LDWF News

LDWF News Release

Oyster Task Force to Meet September 5

Release Date: 09/01/2017

Louisiana Oyster Task Force Meeting

John Tesvich, Chairman

Tuesday, September 5, 2017, 1 p.m.

2021 Lakeshore Dr., STE 210

New Orleans, LA 70122

 

I.Roll call and introduction of guests

II.Approval of August 1, 2017 Meeting Minutes and September 5, 2017 Agenda

III.Treasury Report

A.      Oyster Tag Sales

B.      LOTF Financial Report

IV.Committee Reports

A.      Public and Private Oyster Grounds Committee  (Mitch Jurisich)

B.      Enforcement (Captain Chad Hebert)

C.      Legislative (Jakov Jurisic)

D.     Research (Earl Melancon)

E.      Coastal Restoration (Dan Coulon)

F.      Marketing (LDWF)

G.      Health (Lance Broussard)

H.     Sustainability (LDWF)

I.        Professionalism (LDWF)

J.      Aquaculture (John Supan)

                     K.      Joint Task Force Working Group (Mitch Jurisich)

V.New Business

A.     Consideration of a State-Wide (Public/ Private Leases) 3-Inch Minimum Size Limit on Market Oysters- Steve Beck

B.     To Consider a Draft Resolution for the State’s Continued Work on the Gulf Hypoxia Issue- OTF

C.     Discussion of Tagging Regulations for Mini-Sacks- Brad Robin

D.    To Hear a Presentation on Oyster Import Data- Jack Isaacs

E.     To Hear an Update on the Summer 2016 Oyster Die-Off - Steve Beck

F.     To Hear an Update on the Assessment of Oyster Loss on Public Reefs East of the MS River – Steve Beck

G.     To consider funding and Participation in the 2018 LA Alive & Acadiana Events- OTF

VI.Public Comment

VII.Set Next Meeting

VIII.Adjourn

 

The meeting will be held in compliance with Louisiana’s Open Meetings Law as defined by Louisiana R.S. 42:11, et seq.  The public is invited to attend.  To listen in to the meeting via webinar register at:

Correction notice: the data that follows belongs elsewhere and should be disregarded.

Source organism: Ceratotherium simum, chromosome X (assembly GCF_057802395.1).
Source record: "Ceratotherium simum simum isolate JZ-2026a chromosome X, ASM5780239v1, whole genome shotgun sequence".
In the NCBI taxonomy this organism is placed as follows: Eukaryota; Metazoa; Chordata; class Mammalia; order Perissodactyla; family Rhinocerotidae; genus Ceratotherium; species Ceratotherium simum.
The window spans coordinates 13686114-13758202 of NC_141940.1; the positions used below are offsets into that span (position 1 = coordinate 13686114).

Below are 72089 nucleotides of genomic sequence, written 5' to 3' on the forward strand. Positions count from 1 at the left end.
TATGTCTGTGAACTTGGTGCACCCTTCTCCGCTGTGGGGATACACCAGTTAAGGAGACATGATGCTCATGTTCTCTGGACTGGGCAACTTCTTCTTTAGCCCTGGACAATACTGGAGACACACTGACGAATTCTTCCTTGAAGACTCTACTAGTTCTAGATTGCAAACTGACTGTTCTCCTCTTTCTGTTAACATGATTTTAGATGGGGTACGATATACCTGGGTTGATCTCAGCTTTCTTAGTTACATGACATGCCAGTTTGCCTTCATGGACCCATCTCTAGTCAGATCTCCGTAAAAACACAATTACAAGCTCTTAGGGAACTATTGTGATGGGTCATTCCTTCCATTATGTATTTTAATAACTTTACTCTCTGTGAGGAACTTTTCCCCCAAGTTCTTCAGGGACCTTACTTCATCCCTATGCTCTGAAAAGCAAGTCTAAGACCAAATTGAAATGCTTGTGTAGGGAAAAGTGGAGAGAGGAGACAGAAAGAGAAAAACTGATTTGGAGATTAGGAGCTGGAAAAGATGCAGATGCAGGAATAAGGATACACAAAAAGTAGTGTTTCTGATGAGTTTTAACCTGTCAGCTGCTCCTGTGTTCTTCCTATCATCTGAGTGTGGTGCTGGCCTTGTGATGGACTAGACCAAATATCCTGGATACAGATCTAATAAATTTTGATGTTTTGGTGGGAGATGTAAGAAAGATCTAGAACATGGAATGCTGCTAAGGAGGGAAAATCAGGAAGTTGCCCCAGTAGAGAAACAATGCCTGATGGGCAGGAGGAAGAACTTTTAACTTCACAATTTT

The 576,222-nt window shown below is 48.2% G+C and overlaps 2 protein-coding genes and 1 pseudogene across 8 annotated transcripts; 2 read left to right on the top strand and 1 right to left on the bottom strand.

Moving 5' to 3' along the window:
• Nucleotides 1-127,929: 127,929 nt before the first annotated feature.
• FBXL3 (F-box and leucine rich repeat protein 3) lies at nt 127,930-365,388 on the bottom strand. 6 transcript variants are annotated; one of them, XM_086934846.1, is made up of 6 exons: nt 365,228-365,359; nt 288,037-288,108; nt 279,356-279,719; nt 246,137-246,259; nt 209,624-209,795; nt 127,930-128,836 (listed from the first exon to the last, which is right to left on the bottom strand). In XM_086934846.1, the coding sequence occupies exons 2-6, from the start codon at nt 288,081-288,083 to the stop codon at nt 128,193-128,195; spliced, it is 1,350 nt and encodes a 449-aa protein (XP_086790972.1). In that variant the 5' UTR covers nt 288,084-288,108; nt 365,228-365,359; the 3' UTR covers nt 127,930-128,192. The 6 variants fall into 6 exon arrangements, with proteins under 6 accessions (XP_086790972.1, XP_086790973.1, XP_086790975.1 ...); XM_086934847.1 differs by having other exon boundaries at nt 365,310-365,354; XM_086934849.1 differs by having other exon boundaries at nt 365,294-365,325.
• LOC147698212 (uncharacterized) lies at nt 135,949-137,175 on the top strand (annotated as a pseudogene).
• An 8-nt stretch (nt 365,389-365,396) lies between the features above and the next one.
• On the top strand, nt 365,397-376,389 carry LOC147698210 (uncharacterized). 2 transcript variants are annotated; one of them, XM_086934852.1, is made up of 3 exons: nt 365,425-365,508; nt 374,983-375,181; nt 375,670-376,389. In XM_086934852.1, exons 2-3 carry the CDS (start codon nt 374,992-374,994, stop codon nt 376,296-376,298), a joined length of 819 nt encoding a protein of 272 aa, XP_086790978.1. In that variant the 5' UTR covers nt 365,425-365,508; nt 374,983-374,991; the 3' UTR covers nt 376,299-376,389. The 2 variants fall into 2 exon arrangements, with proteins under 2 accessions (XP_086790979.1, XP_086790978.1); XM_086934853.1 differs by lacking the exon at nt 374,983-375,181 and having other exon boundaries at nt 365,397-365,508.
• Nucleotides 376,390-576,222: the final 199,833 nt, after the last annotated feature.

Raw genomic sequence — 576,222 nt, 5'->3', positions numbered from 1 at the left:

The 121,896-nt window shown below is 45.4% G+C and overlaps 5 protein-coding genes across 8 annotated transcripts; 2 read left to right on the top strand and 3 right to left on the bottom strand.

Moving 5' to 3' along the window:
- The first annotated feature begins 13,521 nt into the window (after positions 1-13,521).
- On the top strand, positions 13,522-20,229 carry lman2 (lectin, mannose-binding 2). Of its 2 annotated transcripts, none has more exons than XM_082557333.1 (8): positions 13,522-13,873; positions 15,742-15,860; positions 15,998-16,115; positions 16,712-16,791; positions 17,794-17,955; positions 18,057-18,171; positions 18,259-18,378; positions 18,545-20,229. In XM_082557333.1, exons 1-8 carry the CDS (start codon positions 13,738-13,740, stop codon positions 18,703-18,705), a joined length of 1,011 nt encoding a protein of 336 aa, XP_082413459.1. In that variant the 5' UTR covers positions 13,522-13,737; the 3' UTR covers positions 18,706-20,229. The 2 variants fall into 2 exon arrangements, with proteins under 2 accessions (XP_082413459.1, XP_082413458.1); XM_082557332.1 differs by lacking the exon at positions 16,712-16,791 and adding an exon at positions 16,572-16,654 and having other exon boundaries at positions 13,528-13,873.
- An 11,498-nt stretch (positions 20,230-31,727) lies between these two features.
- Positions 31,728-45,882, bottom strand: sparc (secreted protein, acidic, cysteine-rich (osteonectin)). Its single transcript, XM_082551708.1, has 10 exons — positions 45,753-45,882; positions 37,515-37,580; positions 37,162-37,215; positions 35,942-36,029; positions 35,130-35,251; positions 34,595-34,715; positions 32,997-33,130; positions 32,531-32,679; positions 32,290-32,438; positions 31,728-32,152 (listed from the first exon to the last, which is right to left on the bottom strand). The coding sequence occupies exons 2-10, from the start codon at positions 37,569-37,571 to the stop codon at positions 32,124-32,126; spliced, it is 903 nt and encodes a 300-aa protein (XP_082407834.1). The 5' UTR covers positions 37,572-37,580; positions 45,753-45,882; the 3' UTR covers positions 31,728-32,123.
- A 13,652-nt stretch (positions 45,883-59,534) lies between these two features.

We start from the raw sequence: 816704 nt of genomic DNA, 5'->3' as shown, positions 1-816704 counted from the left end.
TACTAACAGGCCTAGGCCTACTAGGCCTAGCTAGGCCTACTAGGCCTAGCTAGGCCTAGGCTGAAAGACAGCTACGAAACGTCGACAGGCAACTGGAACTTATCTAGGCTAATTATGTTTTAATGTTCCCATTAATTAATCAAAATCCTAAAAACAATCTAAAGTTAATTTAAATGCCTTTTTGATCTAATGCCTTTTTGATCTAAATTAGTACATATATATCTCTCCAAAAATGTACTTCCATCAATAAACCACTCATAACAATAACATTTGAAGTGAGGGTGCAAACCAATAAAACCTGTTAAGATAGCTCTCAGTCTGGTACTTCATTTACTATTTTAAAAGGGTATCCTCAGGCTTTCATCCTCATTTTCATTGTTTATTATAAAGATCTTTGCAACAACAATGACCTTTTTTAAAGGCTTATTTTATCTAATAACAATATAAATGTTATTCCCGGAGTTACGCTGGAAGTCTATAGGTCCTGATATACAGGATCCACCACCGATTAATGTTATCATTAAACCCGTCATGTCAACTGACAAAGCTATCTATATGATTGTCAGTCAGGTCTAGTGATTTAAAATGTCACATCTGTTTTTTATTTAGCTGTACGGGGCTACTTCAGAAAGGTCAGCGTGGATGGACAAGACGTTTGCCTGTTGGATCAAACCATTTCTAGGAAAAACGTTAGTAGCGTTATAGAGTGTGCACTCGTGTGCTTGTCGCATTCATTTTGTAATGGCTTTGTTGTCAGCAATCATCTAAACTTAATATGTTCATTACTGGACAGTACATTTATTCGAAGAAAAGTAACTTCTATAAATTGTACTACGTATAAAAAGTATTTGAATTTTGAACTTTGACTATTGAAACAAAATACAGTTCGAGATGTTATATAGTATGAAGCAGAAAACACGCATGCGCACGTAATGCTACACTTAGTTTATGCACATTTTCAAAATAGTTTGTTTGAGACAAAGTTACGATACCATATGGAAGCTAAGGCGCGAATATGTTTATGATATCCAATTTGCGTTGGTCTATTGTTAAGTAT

https://attendee.gotowebinar.com/register/6279452028767510017

The Louisiana Department of Wildlife and Fisheries is charged with managing and protecting Louisiana’s abundant natural resources. For more information, visit us at www.wlf.la.gov. To receive email alerts, signup at http://www.wlf.la.gov/signup. . For press inquiries please contact Rene LeBreton, 504-286-8745 or rlebreton@wlf.la.gov

The Louisiana Department of Wildlife and Fisheries is committed to accommodating all reasonable special requests regarding access to our meetings. Please direct all sign language interpreting services or other accommodation needs to rlebreton@wlf.la.gov at least 72 hours prior to the meeting date.

Rockefeller Wildlife Refuge to Reopen Friday at Sunrise, LDWF Announces

Release Date: 08/31/2017

Aug. 31, 2017 – The Louisiana Department of Wildlife and Fisheries will reopen most of Rockefeller Wildlife Refuge on Friday (Sept. 1) at sunrise.
 
The south end of Price Lake Road will remain closed until flood waters recede and repairs to the road can be made. This closure is just south of the bird observation tower. Visitors are cautioned not to drive through any standing water or the shoulder of the road.
 
Areas available for public access include the Joseph Harbor Boat Launch and East End Locks Road, both located about three miles east of refuge headquarters. Water control structures throughout the refuge are open but visitors are urged to use extreme caution around these structures as the water current is high.
 
Rockefeller Wildlife Refuge, which consists of 76,042 acres, is located in eastern Cameron and western Vermilion parishes. It borders the Gulf of Mexico for 26.5 miles and extends inland toward the Grand Chenier ridge, a stranded beach ridge, six miles from the Gulf. For more information on the refuge, go to ttp://www.wlf.louisiana.gov/refuge/rockefeller-wildlife-refuge.
 
For more information, contact Gabe Giffin at 337-491-2000 or ggiffin@wlf.la.gov.

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Sperm Whale Stranded at Grand Isle Third Found On Louisiana Coast in the Last Year

Release Date: 08/31/2017

A female sperm whale was found stranded near Grand Isle on Aug. 26.
The female sperm whale found stranded near Grand Isle on Aug. 26.

Aug. 31, 2017 – A female sperm whale found dead on a sandbar just off of Grand Isle Beach on Aug. 26 was the third sperm whale found stranded along the coast of Louisiana within the past year and the fifth stranding of this endangered species in the northern Gulf of Mexico.